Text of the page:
Amidst the financial crisis, European nations have attempted to consolidate resources to tailor their defense capabilities to more efficiently meet the emerging security challenges. Cooperation has become the buzz-word in Europe, with the EU’s Pooling and Sharing Initiative and NATO’s Smart Defense both emphasizing the notion of “doing more with less.” In his opening remarks at the NATO Defense Minister’s meetings in October, Secretary General Rasmussen outlined more multinational teamwork as the solution to spending scarce resources more effectively. On NATO’s Industry Day, he called for industry to propose multinational solutions, instead of individual ones. Yet despite the high level guidance, effective cooperation on long-term capabilities remains elusive.
Albeit long-term capabilities pose significant challenges, cooperation on them is not implausible. The British ballistic nuclear submarine fleet is in need of replacement, and France’s fleet will soon follow course. In today’s resource-scarce and cooperation-prone environment, their futures could converge into a single co-produced platform. This “Eurosubmarine” might initially be designed to fully replace each nations fleet in an economical way, but if the political climate changes, it could emerge as a shared platform, housing two sovereign sets of nuclear missiles, or even as a joint European nuclear deterrent.
Defense cooperation between France and the UK is not unheard of; in fact, the two kick-started the EU’s common security and defense policy with their declaration at St. Malo. Former French President Sarkozy went further by claiming that threats to the vital interests of one country are also threats to the vital interests of the other. Even though the idea of joint patrols of nuclear submarines was not backed by political will two years ago, severe economic constraints, new high-level political guidance, and the growing strength of the nuclear abolitionist movement warrant a review of this policy.
Co-production of the replacement nuclear submarine is a logical solution. Design and production could be done jointly by French DCNS and British BAE Systems, and costs split between British and French defense budgets. As the French and British fleets were launched within three years of each other and followed similar production timelines, the Eurosubmarines would be able to alternate in replacing those closest to retirement. If the nations decide to adjust their deterrence posture and share submarines, further cooperation would offer multiple benefits: reinforcement of France’s and the UK’s commitment to decreasing their reliance on nuclear weapons; display of meaningful commitment to the pursuit of a world free of nuclear weapons; and further political integration of Europe. The co-designed Eurosubmarines would provide more production and implementation options at any level for future political leaders.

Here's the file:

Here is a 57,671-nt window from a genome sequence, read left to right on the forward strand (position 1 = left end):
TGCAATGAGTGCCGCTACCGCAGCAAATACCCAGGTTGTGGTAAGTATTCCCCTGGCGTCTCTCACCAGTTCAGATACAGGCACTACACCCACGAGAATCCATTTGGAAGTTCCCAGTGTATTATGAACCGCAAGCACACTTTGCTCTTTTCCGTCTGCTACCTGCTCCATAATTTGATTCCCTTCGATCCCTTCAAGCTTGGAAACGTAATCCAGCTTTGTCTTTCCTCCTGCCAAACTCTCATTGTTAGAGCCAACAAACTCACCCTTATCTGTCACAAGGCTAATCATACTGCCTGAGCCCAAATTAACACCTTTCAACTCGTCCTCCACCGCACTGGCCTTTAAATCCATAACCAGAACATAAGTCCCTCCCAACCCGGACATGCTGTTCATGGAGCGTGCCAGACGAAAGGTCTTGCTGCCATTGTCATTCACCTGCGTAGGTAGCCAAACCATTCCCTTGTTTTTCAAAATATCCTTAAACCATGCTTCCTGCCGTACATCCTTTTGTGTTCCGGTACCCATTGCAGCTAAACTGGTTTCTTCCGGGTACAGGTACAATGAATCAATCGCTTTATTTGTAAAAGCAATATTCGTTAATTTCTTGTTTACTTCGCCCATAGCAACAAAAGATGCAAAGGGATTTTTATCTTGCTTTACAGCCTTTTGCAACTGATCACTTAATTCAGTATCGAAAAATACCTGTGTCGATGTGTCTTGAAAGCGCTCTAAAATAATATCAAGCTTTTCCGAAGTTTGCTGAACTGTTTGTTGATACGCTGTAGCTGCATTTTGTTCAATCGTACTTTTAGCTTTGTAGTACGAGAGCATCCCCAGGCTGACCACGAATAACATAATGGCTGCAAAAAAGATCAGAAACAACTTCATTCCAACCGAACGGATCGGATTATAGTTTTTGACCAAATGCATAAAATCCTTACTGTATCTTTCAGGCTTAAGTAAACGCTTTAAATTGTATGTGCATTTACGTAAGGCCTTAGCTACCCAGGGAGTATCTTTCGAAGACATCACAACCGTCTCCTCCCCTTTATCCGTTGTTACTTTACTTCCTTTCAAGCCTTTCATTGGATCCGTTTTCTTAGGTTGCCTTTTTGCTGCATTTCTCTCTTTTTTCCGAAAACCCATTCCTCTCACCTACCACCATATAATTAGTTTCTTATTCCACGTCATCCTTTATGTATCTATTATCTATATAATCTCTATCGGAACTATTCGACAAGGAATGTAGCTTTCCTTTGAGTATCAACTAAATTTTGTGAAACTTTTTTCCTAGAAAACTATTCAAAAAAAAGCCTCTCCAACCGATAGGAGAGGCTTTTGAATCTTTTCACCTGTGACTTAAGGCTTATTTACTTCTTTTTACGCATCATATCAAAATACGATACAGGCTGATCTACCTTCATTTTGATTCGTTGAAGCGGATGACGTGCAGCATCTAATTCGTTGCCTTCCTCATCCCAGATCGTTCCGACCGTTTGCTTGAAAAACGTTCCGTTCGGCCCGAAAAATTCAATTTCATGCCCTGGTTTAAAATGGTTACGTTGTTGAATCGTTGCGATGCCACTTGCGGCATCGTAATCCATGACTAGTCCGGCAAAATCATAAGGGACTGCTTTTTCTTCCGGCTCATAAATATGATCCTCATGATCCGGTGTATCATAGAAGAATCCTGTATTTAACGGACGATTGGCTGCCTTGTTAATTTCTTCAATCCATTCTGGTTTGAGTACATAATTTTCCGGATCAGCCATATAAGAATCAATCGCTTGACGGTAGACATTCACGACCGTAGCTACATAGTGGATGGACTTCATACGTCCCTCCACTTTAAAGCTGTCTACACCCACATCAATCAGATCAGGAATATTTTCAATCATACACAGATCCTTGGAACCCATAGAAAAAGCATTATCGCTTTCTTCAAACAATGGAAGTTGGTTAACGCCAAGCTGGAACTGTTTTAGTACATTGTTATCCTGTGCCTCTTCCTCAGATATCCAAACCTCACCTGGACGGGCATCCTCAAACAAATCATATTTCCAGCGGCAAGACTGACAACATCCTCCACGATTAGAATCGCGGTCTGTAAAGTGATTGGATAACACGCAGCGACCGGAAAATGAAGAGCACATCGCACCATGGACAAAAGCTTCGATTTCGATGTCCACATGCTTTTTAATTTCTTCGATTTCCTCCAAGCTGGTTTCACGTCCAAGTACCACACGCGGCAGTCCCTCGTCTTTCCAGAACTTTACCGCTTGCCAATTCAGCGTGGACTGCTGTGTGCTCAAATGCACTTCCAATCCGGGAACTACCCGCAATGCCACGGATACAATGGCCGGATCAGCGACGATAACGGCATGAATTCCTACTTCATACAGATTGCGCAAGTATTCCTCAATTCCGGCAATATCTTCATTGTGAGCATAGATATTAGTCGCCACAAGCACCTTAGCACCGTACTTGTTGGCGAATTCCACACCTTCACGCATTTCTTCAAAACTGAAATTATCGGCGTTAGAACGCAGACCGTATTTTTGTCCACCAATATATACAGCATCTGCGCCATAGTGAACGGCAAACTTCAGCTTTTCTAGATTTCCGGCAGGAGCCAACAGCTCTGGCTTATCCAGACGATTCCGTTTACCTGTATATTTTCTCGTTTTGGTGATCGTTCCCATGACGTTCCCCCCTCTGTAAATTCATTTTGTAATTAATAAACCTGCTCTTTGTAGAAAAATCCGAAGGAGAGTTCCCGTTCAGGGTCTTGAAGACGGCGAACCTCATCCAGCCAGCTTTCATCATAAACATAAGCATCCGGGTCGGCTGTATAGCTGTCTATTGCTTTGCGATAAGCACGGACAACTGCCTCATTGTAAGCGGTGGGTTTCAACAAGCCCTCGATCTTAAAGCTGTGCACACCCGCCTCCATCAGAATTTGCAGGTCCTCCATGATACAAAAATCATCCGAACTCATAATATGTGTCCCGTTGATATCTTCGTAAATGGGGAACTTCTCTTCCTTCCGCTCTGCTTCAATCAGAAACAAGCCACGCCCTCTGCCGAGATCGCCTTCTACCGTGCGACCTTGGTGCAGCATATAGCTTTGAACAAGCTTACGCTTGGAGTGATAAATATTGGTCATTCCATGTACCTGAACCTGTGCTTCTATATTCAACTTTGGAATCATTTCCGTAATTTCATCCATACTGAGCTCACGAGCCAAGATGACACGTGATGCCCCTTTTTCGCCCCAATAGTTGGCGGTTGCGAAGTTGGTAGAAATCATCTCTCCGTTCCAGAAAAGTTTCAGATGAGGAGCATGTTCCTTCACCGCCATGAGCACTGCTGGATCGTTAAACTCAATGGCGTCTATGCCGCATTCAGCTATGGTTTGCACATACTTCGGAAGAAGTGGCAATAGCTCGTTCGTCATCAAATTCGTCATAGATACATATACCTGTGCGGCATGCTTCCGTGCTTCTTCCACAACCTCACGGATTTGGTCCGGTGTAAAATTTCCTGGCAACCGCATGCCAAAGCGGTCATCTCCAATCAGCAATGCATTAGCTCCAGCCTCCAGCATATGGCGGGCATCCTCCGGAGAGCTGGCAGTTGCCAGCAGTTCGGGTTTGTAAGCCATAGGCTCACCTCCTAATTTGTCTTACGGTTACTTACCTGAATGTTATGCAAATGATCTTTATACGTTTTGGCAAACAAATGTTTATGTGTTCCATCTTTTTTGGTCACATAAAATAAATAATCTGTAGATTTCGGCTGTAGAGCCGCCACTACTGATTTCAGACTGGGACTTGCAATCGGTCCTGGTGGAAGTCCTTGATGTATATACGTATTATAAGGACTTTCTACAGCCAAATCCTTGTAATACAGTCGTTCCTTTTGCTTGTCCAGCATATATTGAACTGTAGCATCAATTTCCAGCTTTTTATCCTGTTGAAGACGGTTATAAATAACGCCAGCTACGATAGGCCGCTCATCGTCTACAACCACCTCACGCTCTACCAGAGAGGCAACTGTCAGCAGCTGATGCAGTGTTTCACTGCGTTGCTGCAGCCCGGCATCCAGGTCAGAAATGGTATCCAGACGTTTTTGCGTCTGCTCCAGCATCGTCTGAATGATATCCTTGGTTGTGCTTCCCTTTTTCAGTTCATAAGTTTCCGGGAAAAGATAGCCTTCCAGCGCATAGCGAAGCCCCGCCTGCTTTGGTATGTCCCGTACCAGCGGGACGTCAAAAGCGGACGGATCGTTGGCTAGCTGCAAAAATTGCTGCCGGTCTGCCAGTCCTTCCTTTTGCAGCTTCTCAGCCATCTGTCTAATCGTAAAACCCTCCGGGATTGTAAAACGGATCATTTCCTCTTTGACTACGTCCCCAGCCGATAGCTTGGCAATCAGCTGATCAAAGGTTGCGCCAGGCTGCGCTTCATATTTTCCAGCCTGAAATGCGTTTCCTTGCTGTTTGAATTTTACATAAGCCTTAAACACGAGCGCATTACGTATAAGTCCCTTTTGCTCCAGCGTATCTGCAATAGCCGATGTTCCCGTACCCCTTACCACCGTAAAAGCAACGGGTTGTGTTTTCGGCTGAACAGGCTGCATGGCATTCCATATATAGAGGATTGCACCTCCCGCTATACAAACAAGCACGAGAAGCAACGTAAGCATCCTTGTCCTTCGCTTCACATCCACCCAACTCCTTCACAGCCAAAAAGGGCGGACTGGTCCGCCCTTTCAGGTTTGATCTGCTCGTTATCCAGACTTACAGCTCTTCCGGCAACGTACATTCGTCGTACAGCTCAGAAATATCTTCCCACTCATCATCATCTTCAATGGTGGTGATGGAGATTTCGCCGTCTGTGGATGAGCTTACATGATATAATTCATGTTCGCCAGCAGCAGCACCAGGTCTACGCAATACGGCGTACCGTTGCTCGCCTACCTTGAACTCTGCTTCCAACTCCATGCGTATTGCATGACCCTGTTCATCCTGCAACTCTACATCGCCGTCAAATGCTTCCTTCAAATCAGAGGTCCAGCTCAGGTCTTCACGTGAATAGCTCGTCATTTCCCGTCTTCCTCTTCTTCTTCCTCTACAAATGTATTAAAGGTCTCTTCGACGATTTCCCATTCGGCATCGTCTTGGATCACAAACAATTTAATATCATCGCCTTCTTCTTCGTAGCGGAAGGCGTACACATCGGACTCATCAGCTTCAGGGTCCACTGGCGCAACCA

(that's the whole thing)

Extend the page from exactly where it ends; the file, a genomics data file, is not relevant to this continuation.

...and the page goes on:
As both fleets currently deploy four active submarines, with no changes in deterrence postures, eight new replacement Eurosubmarines would have to be built. Any level of sharing would bring about a reduction in that number. At an intermediate level of cooperation, the two states may maintain separate fleets of two-to-three submarines and only share those not on patrol, only drawing on shared submarines in case of technical difficulties with primary submarines. Multiple variations of this primary-secondary submarine fleet can be envisioned, depending on national cost-benefit analyses. Additionally, a shared submarine could also entail the sharing of the platform, with the submarine carrying both French and British nuclear missiles under the sovereign command of their nations. Finally, cutting total production in half, the United Kingdom and France could embark on a joint nuclear submarine fleet that would serve as the deterrent force for both nations.
Cooperation of such magnitude, despite its advantages, faces significant challenges both on the national and international levels. Even though the NPT does not prohibit sharing of technology between nuclear weapon states, other prestige considerations might impede France and the UK from doing so. France is currently not part of NATO’s Nuclear Planning Group, but France’s goal of creating the conditions necessary for a world without nuclear weapons is aligned with the 2010 NATO Strategic Concept and British defense policy statements as well. France and Britain also currently deploy different missiles and warheads, but the Euro-submarine could be made to launch both, or a replacement Euro-missile could be designed. All these, and other technical and procedural differences, are surmountable challenges but must be weighed against the benefits of cooperation.
Whichever route the two nations and NATO at large decide to pursue, a co-produced nuclear submarine is a logical, cost-effective measure to take within the motto of Smart Defence that is able to accommodate future political realities. The endeavor requires myriad technical and political compromises before implementation, but the possibilities within the Eurosubmarines are sufficient to match the challenges. The question remains whether France and the United Kingdom, and NATO in general, are satisfied with the nuclear status quo or are looking to take steps to shape our nuclear future.
Balazs Martonffy is a recent graduate of the University of Denver and currently an intern at NATO. The views expressed are the author’s own and do not necessarily represent official opinion or policy of member governments, or of NATO. This article was originally published by Atlantic-Community.org and is republished here with its generous permission.
For additional reading on this topic please see:
In Search Of Smart Defense in the Euro-Atlantic Area
EU Defence Policy after Chicago: Going Smart?
The EU between Pooling & Sharing and Smart Defence